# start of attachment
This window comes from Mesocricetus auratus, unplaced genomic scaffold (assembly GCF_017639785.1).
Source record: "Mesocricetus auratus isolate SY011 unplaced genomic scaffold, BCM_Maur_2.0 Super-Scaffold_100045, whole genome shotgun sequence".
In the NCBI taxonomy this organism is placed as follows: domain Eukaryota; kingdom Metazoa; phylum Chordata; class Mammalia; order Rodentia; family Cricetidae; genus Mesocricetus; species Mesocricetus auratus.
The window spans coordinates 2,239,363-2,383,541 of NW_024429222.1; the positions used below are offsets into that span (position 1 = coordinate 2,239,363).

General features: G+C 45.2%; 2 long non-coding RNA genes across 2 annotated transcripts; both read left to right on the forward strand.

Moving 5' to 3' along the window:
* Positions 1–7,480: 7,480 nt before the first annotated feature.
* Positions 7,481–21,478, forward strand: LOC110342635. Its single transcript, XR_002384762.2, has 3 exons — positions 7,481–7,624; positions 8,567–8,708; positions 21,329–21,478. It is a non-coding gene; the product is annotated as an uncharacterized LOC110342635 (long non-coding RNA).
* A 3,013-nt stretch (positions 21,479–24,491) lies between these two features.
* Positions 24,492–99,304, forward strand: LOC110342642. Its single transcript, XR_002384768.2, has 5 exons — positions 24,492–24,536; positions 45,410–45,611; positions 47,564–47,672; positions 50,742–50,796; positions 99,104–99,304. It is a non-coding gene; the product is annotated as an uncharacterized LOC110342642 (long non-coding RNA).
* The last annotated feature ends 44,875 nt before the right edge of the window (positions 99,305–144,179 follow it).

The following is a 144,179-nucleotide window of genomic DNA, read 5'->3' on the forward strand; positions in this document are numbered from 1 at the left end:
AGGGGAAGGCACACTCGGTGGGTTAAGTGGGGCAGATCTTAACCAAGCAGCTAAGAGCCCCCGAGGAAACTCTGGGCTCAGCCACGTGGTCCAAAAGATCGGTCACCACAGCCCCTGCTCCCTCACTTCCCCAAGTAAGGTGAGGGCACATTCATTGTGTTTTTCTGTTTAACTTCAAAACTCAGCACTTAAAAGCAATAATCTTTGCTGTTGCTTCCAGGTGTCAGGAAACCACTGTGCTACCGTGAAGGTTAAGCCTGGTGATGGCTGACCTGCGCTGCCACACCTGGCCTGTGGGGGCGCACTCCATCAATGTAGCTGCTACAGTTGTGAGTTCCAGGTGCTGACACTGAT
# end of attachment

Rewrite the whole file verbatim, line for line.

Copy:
This window comes from Mesocricetus auratus, unplaced genomic scaffold (assembly GCF_017639785.1).
Source record: "Mesocricetus auratus isolate SY011 unplaced genomic scaffold, BCM_Maur_2.0 Super-Scaffold_100045, whole genome shotgun sequence".
In the NCBI taxonomy this organism is placed as follows: domain Eukaryota; kingdom Metazoa; phylum Chordata; class Mammalia; order Rodentia; family Cricetidae; genus Mesocricetus; species Mesocricetus auratus.
The window spans coordinates 2,239,363-2,383,541 of NW_024429222.1; the positions used below are offsets into that span (position 1 = coordinate 2,239,363).

General features: G+C 45.2%; 2 long non-coding RNA genes across 2 annotated transcripts; both read left to right on the forward strand.

Moving 5' to 3' along the window:
* Positions 1–7,480: 7,480 nt before the first annotated feature.
* Positions 7,481–21,478, forward strand: LOC110342635. Its single transcript, XR_002384762.2, has 3 exons — positions 7,481–7,624; positions 8,567–8,708; positions 21,329–21,478. It is a non-coding gene; the product is annotated as an uncharacterized LOC110342635 (long non-coding RNA).
* A 3,013-nt stretch (positions 21,479–24,491) lies between these two features.
* Positions 24,492–99,304, forward strand: LOC110342642. Its single transcript, XR_002384768.2, has 5 exons — positions 24,492–24,536; positions 45,410–45,611; positions 47,564–47,672; positions 50,742–50,796; positions 99,104–99,304. It is a non-coding gene; the product is annotated as an uncharacterized LOC110342642 (long non-coding RNA).
* The last annotated feature ends 44,875 nt before the right edge of the window (positions 99,305–144,179 follow it).

The following is a 144,179-nucleotide window of genomic DNA, read 5'->3' on the forward strand; positions in this document are numbered from 1 at the left end:
AGGGGAAGGCACACTCGGTGGGTTAAGTGGGGCAGATCTTAACCAAGCAGCTAAGAGCCCCCGAGGAAACTCTGGGCTCAGCCACGTGGTCCAAAAGATCGGTCACCACAGCCCCTGCTCCCTCACTTCCCCAAGTAAGGTGAGGGCACATTCATTGTGTTTTTCTGTTTAACTTCAAAACTCAGCACTTAAAAGCAATAATCTTTGCTGTTGCTTCCAGGTGTCAGGAAACCACTGTGCTACCGTGAAGGTTAAGCCTGGTGATGGCTGACCTGCGCTGCCACACCTGGCCTGTGGGGGCGCACTCCATCAATGTAGCTGCTACAGTTGTGAGTTCCAGGTGCTGACACTGAT